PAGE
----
At some point, a bus ride to Estelí was in order. Wednesday morning was the day.
Our busses were quickly joined by La Policía Nacional, the Nicaraguan national police, who would escort us around for the remainder of the trip. On the ride to Estelí, they certainly were helpful, particularly in making sure the caravan of 10 busses stayed together, though by the time we reached the designated stopping point, it seemed the busses had split into a few groups.
We stopped about an hour into the drive for refreshments and to enjoy our cigars. Puro Sabor provides each attendee with a box of cigars, specially banded for the event, and then what it calls “cigar moments.” Designated times when every attendee is given the same cigar. The reason behind this is two-fold. First, the festival wants guests to be able to smoke the same cigar and talk about it. Second, the festival used to just pass out cigars in mass which led to numerous problems. Some people ended up with more cigars, other people ended up with none. Some cigars went really quickly, others sat in the trays the models brought around—which is a bit disheartening.
The “cigar moment” concept is great, though the pace is a bit ridiculous at times. There’s also some awkwardness of handing us two cigars in the first part of the bus ride, another on the second half of the bus ride and a cigar during our designated rest stop. Furthermore, our less than 45-minute break was supposed to be paired with a Don Pepín García Blue Label Toro, a bit large of a cigar for the time frame.
We made it to Estelí in decent time and arrived at one of the Plasencia farms for lunch.
Puro Sabor continues to use the group system. It means people pick a group—there were seven different groups—which has a specific itinerary for each of the three days in Estelí. This is different from how Procigar handles its visits, where guests are allowed to sign up for each day individually. I am still not sure why Puro Sabor employs the group system and even at our first tour, there was at least one person who decided to go to a different factory and multiple people—yours truly—considering alternatives for the upcoming days.
I will say, the chaos that has oftentimes endured with getting everyone in their correct busses seemed much better. There was far less standing around after lunch and we quickly were off to our destinations. For me, that meant STG Estelí, a factory I’ve never been to.
STG Estelí is owned by Scandinavian Tobacco Group (STG), parent of General Cigar Co. and Cigars International. It is the smallest of three factories the company owns, the other two being General Cigar Dominicana and STG Danlí in Honduras. It employs 400 people and makes around 42,000 cigars per day, or roughly one third of what the company produces in Honduras.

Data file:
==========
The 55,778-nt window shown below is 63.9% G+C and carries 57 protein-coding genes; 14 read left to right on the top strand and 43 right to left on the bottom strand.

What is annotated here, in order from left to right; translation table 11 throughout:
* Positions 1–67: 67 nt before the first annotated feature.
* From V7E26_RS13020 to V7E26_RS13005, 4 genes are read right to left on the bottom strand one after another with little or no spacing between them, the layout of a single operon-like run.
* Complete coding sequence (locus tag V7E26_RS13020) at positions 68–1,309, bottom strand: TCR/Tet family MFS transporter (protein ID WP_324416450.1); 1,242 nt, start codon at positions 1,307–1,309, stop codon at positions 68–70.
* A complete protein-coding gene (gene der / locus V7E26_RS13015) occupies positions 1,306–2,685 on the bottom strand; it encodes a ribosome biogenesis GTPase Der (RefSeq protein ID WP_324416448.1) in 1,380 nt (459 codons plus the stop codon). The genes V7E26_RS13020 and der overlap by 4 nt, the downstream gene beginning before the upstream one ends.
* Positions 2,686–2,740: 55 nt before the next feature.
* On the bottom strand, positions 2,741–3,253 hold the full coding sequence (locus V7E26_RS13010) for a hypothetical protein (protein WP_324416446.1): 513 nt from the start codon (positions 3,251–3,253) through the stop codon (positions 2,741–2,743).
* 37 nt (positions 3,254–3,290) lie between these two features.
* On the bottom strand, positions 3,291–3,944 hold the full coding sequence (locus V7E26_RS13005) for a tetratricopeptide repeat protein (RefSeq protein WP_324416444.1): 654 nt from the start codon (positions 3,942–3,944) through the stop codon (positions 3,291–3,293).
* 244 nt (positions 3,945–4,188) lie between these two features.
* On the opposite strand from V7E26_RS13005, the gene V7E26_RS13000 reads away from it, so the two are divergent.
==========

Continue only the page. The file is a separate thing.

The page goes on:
It’s located in the southern side of the city on the Pan-American Highway and a bit away from most the bigger factories in the city, which are generally on the northern side of the city.
STG Estelí was founded as Latin Cigars S.A. in 1997. The factory was owned by the Toraño family and operated by Fidel Olivas, making cigars for Toraño and CAO. Overtime, STG ended up owning all three. First, the company bought CAO, then the factory, then it merged its cigar operations with Swedish Match—which eventually meant General Cigar Co. took over CAO—then it acquired Toraño.
Today, CAO and Toraño remain the biggest parts of the factory—65 percent of production is said to be for CAO while Toraño makes up 15-20 percent of production according to Hector Vanegas, the factory manager at STG Estelí. Other cigars are rolled at the factory including one interesting client brand. Last year, Oliva moved production of its Flor de Oliva bundle cigars to STG Estelí.
The move makes sense. Oliva’s own Estelí-based factory has been at capacity for quite some time and STG Estelí had the capacity. The two companies already have a relationship with General Cigar Dominicana producing NUb Cafe in the Dominican Republic. The move was said to have happened a while ago, so it seems like the transition is new since it’s unlikely anyone would have known about it had they not been packing the cigars.
Our tour at STG Estelí was a bit weird. This is not Joya de Nicaragua or Drew Estate. This is likely one of only a few times per year the factory receives guests, particularly English-speaking guests—and it admittedly shows. Everyone was friendly, though there was not a ton of guidance, particularly about what makes the factory different.
In what had “bad idea” written all over it. STG Estelí invited us to use the tobacco stripping machines, used to remove the center vein from wrapper and binder. No one injured themselves and the days without accidents went on.
A few of the differences.
These drying racks which are used to allow some cigars to dry out a bit more.
We were told about STG Estelí’s environmental program, where workers from the factory volunteer to do ecological projects like planting trees outside the factory.
The complicated way the CAO America barberpoles are rolled.
The new Toraño Vaults, which were announced while I was on the tour.
The pick-up soccer game going on as we were leaving.
After departing STG Estelí, we headed to our hotels. Patrick and I were staying at Hotel Don Vito. For those wondering about Don Vito, it’s clean, the staff is nice, it’s safe. It’s very committed to its Catholic mission—smoking is not welcomed, alcohol is not allowed to be consumed in the hotel and guests of any kind are not welcome. The hotel was packed when we were there, something I imagine is not usually the case, so the wifi was a bit slow, though usable. The hot water was scarce. I’d much rather stay at Los Arcos or Hex, but Don Vito works.
After that, we headed to dinner, held at Tabacalera Tambor de Estelí S.A., the factory known for producing Victor Calvo cigars. The video shot by Patrick Lagreid sums up dinner better than I could.